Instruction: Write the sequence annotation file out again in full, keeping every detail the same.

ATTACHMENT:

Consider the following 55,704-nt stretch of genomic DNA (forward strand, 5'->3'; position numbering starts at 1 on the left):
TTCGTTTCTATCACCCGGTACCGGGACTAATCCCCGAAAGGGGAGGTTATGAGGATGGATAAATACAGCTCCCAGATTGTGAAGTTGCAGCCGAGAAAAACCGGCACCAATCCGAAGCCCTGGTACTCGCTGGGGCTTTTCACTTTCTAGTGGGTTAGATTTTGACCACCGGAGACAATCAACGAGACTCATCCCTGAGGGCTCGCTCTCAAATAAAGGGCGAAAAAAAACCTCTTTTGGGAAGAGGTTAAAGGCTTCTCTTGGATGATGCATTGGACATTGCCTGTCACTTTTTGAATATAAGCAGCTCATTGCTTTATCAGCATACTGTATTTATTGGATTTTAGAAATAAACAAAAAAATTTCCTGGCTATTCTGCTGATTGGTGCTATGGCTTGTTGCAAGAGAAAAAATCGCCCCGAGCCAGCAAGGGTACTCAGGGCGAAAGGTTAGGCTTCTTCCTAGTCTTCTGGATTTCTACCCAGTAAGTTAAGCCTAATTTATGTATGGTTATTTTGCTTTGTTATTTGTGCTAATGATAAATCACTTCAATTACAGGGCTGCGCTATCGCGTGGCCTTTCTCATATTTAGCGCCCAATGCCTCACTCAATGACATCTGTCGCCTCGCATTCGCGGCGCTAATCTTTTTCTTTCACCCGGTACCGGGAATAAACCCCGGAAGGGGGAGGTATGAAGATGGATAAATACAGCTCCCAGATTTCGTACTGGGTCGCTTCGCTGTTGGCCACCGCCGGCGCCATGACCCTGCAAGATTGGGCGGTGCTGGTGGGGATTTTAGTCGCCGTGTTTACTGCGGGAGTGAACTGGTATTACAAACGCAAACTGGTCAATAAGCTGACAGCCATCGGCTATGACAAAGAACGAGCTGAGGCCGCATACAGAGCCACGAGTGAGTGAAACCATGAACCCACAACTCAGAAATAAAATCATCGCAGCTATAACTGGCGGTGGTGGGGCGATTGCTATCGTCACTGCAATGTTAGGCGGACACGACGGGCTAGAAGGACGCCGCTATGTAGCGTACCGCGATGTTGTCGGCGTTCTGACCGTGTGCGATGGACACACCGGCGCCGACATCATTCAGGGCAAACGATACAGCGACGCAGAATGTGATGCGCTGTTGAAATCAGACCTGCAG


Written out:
Consider the following 55,704-nt stretch of genomic DNA (forward strand, 5'->3'; position numbering starts at 1 on the left):
TTCGTTTCTATCACCCGGTACCGGGACTAATCCCCGAAAGGGGAGGTTATGAGGATGGATAAATACAGCTCCCAGATTGTGAAGTTGCAGCCGAGAAAAACCGGCACCAATCCGAAGCCCTGGTACTCGCTGGGGCTTTTCACTTTCTAGTGGGTTAGATTTTGACCACCGGAGACAATCAACGAGACTCATCCCTGAGGGCTCGCTCTCAAATAAAGGGCGAAAAAAAACCTCTTTTGGGAAGAGGTTAAAGGCTTCTCTTGGATGATGCATTGGACATTGCCTGTCACTTTTTGAATATAAGCAGCTCATTGCTTTATCAGCATACTGTATTTATTGGATTTTAGAAATAAACAAAAAAATTTCCTGGCTATTCTGCTGATTGGTGCTATGGCTTGTTGCAAGAGAAAAAATCGCCCCGAGCCAGCAAGGGTACTCAGGGCGAAAGGTTAGGCTTCTTCCTAGTCTTCTGGATTTCTACCCAGTAAGTTAAGCCTAATTTATGTATGGTTATTTTGCTTTGTTATTTGTGCTAATGATAAATCACTTCAATTACAGGGCTGCGCTATCGCGTGGCCTTTCTCATATTTAGCGCCCAATGCCTCACTCAATGACATCTGTCGCCTCGCATTCGCGGCGCTAATCTTTTTCTTTCACCCGGTACCGGGAATAAACCCCGGAAGGGGGAGGTATGAAGATGGATAAATACAGCTCCCAGATTTCGTACTGGGTCGCTTCGCTGTTGGCCACCGCCGGCGCCATGACCCTGCAAGATTGGGCGGTGCTGGTGGGGATTTTAGTCGCCGTGTTTACTGCGGGAGTGAACTGGTATTACAAACGCAAACTGGTCAATAAGCTGACAGCCATCGGCTATGACAAAGAACGAGCTGAGGCCGCATACAGAGCCACGAGTGAGTGAAACCATGAACCCACAACTCAGAAATAAAATCATCGCAGCTATAACTGGCGGTGGTGGGGCGATTGCTATCGTCACTGCAATGTTAGGCGGACACGACGGGCTAGAAGGACGCCGCTATGTAGCGTACCGCGATGTTGTCGGCGTTCTGACCGTGTGCGATGGACACACCGGCGCCGACATCATTCAGGGCAAACGATACAGCGACGCAGAATGTGATGCGCTGTTGAAATCAGACCTGCAG